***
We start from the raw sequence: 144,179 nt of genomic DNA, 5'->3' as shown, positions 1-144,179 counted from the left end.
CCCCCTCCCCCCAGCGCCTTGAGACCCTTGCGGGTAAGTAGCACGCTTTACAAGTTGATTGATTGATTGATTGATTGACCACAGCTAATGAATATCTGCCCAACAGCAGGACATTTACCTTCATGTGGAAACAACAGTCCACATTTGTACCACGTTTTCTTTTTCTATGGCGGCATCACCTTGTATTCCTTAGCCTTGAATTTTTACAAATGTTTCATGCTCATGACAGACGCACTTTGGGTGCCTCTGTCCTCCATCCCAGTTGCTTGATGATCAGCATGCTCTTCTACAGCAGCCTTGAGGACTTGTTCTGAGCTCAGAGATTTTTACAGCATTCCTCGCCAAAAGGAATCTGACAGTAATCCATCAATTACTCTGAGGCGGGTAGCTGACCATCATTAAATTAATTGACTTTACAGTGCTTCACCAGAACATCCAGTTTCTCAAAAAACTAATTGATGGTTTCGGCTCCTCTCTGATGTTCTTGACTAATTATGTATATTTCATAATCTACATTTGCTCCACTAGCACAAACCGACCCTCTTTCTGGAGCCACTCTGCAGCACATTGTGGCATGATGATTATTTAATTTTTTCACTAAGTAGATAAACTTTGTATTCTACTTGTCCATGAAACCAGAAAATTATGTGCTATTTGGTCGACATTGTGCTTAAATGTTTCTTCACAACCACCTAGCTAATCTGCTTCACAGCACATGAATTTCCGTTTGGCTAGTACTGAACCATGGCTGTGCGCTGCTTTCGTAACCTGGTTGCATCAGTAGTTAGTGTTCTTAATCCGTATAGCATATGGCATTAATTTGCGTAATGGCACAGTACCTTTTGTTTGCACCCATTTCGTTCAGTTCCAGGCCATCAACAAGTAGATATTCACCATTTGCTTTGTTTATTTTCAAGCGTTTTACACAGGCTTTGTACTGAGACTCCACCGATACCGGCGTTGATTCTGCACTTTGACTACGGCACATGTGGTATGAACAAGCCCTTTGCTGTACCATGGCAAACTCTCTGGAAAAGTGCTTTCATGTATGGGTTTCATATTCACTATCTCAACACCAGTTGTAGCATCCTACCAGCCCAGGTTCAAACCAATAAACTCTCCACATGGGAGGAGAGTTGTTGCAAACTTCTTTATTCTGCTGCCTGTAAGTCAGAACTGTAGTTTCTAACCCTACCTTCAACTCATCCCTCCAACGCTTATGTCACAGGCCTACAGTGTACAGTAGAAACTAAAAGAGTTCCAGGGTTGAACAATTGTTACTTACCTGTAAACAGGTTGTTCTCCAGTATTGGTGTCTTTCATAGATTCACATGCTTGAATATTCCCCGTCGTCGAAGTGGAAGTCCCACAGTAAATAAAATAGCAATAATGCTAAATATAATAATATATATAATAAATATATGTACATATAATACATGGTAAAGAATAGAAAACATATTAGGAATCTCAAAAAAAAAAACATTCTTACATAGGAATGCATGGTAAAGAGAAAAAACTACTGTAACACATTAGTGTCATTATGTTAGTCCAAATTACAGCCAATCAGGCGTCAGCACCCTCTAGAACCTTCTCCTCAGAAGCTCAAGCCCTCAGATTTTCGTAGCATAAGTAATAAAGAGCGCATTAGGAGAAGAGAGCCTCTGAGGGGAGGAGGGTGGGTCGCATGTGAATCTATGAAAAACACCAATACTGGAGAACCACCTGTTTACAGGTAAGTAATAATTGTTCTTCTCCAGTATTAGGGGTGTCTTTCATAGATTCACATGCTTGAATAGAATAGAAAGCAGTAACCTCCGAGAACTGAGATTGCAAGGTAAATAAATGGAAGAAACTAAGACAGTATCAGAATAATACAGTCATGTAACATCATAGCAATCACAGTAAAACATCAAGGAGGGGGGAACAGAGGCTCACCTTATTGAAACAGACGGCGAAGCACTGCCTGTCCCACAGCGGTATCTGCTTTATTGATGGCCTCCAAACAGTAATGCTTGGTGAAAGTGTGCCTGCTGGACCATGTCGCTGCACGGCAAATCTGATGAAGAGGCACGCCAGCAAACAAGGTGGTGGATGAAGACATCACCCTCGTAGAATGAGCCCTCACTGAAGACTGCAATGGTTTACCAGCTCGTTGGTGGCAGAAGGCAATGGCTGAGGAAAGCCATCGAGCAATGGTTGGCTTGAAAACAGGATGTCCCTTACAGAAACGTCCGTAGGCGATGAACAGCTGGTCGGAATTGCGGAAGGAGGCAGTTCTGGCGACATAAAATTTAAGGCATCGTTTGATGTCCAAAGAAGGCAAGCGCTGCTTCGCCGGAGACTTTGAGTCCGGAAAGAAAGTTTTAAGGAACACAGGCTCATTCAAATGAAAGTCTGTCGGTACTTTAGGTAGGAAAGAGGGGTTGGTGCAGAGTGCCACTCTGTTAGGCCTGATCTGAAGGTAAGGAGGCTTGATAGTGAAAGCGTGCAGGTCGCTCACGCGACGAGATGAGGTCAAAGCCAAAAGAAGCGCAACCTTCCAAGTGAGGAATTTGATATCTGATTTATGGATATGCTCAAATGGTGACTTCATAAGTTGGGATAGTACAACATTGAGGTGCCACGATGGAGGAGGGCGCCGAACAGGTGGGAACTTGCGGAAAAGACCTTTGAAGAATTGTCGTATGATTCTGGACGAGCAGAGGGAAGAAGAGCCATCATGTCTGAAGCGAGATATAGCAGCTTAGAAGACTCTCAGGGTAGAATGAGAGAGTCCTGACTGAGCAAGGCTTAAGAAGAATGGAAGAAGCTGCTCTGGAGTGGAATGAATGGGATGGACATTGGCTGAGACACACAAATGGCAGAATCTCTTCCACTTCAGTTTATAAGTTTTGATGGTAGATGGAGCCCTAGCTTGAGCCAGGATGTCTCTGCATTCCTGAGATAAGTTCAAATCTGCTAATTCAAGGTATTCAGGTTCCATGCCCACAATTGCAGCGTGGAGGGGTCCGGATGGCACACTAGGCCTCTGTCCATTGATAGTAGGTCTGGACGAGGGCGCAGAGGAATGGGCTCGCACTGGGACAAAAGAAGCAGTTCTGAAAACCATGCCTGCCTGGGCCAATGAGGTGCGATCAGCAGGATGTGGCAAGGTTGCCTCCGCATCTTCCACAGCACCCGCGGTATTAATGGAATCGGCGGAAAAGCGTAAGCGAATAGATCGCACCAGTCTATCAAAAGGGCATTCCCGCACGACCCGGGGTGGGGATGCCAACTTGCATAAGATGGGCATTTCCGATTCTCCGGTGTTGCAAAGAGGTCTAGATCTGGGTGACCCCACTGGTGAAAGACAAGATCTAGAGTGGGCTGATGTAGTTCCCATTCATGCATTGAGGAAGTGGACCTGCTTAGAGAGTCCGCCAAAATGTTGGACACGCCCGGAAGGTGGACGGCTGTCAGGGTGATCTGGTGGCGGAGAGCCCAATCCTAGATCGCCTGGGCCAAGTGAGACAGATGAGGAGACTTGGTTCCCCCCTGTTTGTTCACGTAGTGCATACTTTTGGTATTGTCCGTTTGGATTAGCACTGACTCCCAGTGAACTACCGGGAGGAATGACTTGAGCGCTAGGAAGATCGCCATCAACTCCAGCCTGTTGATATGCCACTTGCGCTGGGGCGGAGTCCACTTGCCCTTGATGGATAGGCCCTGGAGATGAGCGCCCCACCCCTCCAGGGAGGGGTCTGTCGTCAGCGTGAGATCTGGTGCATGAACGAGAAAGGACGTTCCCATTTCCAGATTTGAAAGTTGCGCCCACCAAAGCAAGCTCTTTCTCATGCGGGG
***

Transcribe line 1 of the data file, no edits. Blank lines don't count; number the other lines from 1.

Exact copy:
We start from the raw sequence: 144,179 nt of genomic DNA, 5'->3' as shown, positions 1-144,179 counted from the left end.